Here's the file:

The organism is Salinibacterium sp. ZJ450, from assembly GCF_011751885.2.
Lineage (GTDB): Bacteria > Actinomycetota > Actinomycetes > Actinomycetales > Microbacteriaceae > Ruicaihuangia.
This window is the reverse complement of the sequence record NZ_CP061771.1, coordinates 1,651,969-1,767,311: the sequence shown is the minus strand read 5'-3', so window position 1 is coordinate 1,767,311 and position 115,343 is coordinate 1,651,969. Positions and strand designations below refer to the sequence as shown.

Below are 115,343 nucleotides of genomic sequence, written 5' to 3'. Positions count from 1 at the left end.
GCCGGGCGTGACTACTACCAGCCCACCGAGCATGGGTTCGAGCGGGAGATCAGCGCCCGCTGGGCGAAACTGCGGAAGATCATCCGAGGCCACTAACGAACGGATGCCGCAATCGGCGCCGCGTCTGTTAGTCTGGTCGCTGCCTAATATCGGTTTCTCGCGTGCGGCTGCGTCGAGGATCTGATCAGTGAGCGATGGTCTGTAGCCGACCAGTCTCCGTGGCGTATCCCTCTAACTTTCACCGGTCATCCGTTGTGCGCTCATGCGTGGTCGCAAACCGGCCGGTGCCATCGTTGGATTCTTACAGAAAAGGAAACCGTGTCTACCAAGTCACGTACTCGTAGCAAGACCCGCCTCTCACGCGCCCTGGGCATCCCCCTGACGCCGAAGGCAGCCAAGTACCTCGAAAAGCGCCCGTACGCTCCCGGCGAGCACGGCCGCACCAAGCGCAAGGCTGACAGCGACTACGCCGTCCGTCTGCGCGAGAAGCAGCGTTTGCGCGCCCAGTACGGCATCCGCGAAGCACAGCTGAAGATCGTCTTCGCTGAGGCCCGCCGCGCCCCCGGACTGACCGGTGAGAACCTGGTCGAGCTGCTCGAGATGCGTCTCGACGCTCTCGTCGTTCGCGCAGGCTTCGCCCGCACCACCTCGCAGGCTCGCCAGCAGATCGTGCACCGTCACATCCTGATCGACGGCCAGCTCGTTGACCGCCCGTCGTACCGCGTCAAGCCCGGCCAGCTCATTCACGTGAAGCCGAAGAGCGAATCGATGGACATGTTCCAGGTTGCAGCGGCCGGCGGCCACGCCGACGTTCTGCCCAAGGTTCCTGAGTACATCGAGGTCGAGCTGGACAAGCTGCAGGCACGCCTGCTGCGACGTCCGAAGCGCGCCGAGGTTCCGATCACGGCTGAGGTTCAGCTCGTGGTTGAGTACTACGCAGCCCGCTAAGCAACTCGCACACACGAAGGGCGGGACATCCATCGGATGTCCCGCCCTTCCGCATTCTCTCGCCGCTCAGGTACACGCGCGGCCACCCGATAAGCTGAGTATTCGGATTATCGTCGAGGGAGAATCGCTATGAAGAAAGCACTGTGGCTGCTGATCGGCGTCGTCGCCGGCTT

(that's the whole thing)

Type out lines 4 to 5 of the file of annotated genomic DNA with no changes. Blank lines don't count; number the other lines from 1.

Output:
Below are 115,343 nucleotides of genomic sequence, written 5' to 3'. Positions count from 1 at the left end.
GCCGGGCGTGACTACTACCAGCCCACCGAGCATGGGTTCGAGCGGGAGATCAGCGCCCGCTGGGCGAAACTGCGGAAGATCATCCGAGGCCACTAACGAACGGATGCCGCAATCGGCGCCGCGTCTGTTAGTCTGGTCGCTGCCTAATATCGGTTTCTCGCGTGCGGCTGCGTCGAGGATCTGATCAGTGAGCGATGGTCTGTAGCCGACCAGTCTCCGTGGCGTATCCCTCTAACTTTCACCGGTCATCCGTTGTGCGCTCATGCGTGGTCGCAAACCGGCCGGTGCCATCGTTGGATTCTTACAGAAAAGGAAACCGTGTCTACCAAGTCACGTACTCGTAGCAAGACCCGCCTCTCACGCGCCCTGGGCATCCCCCTGACGCCGAAGGCAGCCAAGTACCTCGAAAAGCGCCCGTACGCTCCCGGCGAGCACGGCCGCACCAAGCGCAAGGCTGACAGCGACTACGCCGTCCGTCTGCGCGAGAAGCAGCGTTTGCGCGCCCAGTACGGCATCCGCGAAGCACAGCTGAAGATCGTCTTCGCTGAGGCCCGCCGCGCCCCCGGACTGACCGGTGAGAACCTGGTCGAGCTGCTCGAGATGCGTCTCGACGCTCTCGTCGTTCGCGCAGGCTTCGCCCGCACCACCTCGCAGGCTCGCCAGCAGATCGTGCACCGTCACATCCTGATCGACGGCCAGCTCGTTGACCGCCCGTCGTACCGCGTCAAGCCCGGCCAGCTCATTCACGTGAAGCCGAAGAGCGAATCGATGGACATGTTCCAGGTTGCAGCGGCCGGCGGCCACGCCGACGTTCTGCCCAAGGTTCCTGAGTACATCGAGGTCGAGCTGGACAAGCTGCAGGCACGCCTGCTGCGACGTCCGAAGCGCGCCGAGGTTCCGATCACGGCTGAGGTTCAGCTCGTGGTTGAGTACTACGCAGCCCGCTAAGCAACTCGCACACACGAAGGGCGGGACATCCATCGGATGTCCCGCCCTTCCGCATTCTCTCGCCGCTCAGGTACACGCGCGGCCACCCGATAAGCTGAGTATTCGGATTATCGTCGAGGGAGAATCGCTATGAAGAAAGCACTGTGGCTGCTGATCGGCGTCGTCGCCGGCTT